Those looking at taking on the company are said to come from inside and outside the textiles industry and from locations around the world.
Accountancy firm KPMG said it was now setting a closing date for offers of 4pm on Wednesday, and is confident of selling Dawson as a going concern.
It is not yet known if management at Dawson are among those considering striking a deal.
Once a preferred bidder is selected it may still take several weeks before any transaction is completed but KPMG expects new owners to be in place before the end of September.
The announcement about the level of interest and the quick timescale for a sale raised union hopes that the Barrie Knitwear business, which employs 180 in Hawick, would survive unscathed.
Alex McLuckie, from the GMB Scotland union, said: "We are fairly hopeful a production base will be maintained in Hawick and there will be continuing employment for the people there."
Yesterday, Blair Nimmo, head of restructuring at KPMG and administrator of Dawson, said: "Following an extensive marketing campaign there has already been strong interest in Dawson International from potential buyers, with 35 separate enquiries having been made about the business.
"We have now sent detailed information packs to these interested parties. While encouraged by the level of interest we have already received, our priority remains finding a genuine and sustainable bid. As such we have set a closing date of August 29 for indicative offers.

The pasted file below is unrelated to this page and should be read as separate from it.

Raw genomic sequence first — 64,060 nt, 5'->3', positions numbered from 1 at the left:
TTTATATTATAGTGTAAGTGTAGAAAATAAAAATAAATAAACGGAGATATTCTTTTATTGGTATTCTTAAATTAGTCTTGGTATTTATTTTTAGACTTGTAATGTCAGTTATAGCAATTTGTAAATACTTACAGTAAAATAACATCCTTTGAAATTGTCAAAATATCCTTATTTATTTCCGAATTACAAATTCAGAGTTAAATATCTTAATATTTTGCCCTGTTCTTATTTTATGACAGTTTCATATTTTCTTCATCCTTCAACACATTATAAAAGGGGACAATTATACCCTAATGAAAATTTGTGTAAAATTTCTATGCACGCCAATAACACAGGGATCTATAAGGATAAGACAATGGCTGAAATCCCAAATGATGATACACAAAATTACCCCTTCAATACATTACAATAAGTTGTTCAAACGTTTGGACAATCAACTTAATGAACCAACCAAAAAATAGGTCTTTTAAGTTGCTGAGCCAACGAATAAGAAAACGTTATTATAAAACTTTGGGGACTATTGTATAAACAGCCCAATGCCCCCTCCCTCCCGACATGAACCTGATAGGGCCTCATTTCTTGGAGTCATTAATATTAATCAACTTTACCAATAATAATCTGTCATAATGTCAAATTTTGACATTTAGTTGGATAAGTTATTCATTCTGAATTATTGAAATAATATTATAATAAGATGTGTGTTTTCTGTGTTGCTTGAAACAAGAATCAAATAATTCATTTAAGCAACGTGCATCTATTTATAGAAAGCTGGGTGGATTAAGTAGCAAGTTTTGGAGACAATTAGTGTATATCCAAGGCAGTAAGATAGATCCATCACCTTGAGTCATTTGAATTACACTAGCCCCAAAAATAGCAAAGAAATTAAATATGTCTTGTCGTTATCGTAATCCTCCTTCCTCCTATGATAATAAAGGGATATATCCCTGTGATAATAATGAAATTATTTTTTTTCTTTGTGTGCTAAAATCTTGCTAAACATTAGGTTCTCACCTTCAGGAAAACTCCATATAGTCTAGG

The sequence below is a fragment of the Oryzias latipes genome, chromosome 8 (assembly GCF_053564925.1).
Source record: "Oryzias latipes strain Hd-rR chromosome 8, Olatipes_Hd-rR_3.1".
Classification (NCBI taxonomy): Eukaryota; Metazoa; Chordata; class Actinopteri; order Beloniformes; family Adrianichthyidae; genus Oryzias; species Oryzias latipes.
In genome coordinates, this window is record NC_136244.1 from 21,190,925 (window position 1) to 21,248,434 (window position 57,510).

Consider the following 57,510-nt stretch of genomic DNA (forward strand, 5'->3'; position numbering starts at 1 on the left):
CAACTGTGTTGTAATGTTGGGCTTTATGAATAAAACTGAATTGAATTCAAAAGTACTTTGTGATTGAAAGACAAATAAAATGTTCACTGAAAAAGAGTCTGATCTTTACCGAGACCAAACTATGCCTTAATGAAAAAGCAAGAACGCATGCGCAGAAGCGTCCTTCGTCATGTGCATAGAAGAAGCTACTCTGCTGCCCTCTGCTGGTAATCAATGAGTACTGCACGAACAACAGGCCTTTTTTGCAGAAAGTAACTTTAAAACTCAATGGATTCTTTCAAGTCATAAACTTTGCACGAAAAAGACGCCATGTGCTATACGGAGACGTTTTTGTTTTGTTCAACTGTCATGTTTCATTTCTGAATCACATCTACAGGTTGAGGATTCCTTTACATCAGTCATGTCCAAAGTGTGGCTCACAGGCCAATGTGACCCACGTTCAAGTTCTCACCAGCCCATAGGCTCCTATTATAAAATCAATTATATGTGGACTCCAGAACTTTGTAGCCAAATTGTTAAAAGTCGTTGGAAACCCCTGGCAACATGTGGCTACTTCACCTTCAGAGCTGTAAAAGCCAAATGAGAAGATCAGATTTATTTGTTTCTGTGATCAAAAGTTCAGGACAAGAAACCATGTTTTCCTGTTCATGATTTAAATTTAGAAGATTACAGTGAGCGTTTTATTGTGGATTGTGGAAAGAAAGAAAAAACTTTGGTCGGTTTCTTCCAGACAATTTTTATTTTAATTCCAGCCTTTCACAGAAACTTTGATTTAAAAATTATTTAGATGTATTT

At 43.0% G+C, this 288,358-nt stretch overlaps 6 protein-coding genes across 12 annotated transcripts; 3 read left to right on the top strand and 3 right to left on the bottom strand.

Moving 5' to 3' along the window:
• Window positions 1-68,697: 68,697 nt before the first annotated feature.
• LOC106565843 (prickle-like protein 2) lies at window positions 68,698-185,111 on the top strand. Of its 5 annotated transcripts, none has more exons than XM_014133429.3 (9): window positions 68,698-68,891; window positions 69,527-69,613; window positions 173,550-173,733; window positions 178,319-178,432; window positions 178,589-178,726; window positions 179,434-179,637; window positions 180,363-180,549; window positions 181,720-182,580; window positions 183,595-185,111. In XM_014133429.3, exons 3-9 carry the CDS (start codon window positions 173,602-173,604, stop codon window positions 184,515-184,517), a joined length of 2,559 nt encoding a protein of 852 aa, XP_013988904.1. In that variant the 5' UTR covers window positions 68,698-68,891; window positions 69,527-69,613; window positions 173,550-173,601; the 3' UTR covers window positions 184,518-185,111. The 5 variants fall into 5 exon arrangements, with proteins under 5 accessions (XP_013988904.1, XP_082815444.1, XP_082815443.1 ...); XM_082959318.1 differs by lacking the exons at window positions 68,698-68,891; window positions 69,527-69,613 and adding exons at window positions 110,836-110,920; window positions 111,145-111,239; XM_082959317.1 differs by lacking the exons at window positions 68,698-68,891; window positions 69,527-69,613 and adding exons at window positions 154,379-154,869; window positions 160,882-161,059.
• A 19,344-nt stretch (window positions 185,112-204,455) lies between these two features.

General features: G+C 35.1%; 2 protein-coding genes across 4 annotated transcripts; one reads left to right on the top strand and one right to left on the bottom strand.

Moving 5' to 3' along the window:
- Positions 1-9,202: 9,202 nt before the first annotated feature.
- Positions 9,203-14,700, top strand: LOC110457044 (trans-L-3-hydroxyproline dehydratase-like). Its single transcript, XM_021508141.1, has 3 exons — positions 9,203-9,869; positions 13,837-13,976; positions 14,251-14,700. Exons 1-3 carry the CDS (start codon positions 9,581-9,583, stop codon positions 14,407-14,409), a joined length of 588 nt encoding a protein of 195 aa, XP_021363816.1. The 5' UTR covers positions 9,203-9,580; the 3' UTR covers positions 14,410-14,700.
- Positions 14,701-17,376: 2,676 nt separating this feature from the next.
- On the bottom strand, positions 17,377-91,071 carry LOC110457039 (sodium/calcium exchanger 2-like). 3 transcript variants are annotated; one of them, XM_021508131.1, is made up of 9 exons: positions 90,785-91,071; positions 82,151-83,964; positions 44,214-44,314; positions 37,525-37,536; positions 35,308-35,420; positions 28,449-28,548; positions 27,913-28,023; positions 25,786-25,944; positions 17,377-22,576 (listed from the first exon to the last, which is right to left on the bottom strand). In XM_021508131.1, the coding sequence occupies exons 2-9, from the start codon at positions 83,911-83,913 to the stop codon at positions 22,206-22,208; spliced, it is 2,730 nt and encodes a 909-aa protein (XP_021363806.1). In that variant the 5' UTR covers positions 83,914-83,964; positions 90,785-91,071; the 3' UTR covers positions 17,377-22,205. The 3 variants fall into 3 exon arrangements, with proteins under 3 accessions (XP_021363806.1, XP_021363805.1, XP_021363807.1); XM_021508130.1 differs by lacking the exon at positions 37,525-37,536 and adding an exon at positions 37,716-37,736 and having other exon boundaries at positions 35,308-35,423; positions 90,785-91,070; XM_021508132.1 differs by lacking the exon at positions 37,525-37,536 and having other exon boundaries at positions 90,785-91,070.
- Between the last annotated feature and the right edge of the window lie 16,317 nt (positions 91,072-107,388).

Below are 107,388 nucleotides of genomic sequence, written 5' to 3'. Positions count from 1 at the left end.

"We remain confident in achieving a sale of the business as a going concern. However it is likely that it will take some time after the closing date to conclude and announce a deal.
"We are aware how critical the future of Dawson International is to employees, customers and suppliers and want to allow time to achieve the best possible deal for the company."
Dawson was forced into administration on August 15 after being unable to find a way to plug a £129 million deficit in its pension scheme, which has around 3320 members, although only 56 of those are active.
In July, Dawson failed to agree a rescue package for the scheme with the Pension Protection Fund (PPF), which provides compensation to members of eligible schemes where there is a qualifying insolvency.
It is thought Dawson proposed making a one-off payment to the PPF and awarding it a 33% stake in the group in the hope this would allow it to trade through its difficulties, but the fund refused. Around 1900 former Dawson employees now working for other companies are facing cuts of at least 10% in their pensions.
The sale of the Dawson business is unlikely to have any material impact on the pension fund.
Dawson's United States arm Dawson Forte, which has its main office in Boston and a showroom in New York, continues to trade and has not been affected by the administration.
Dawson was once owner of names like Pringle and Ballantyne and can trace its origins back 140 years.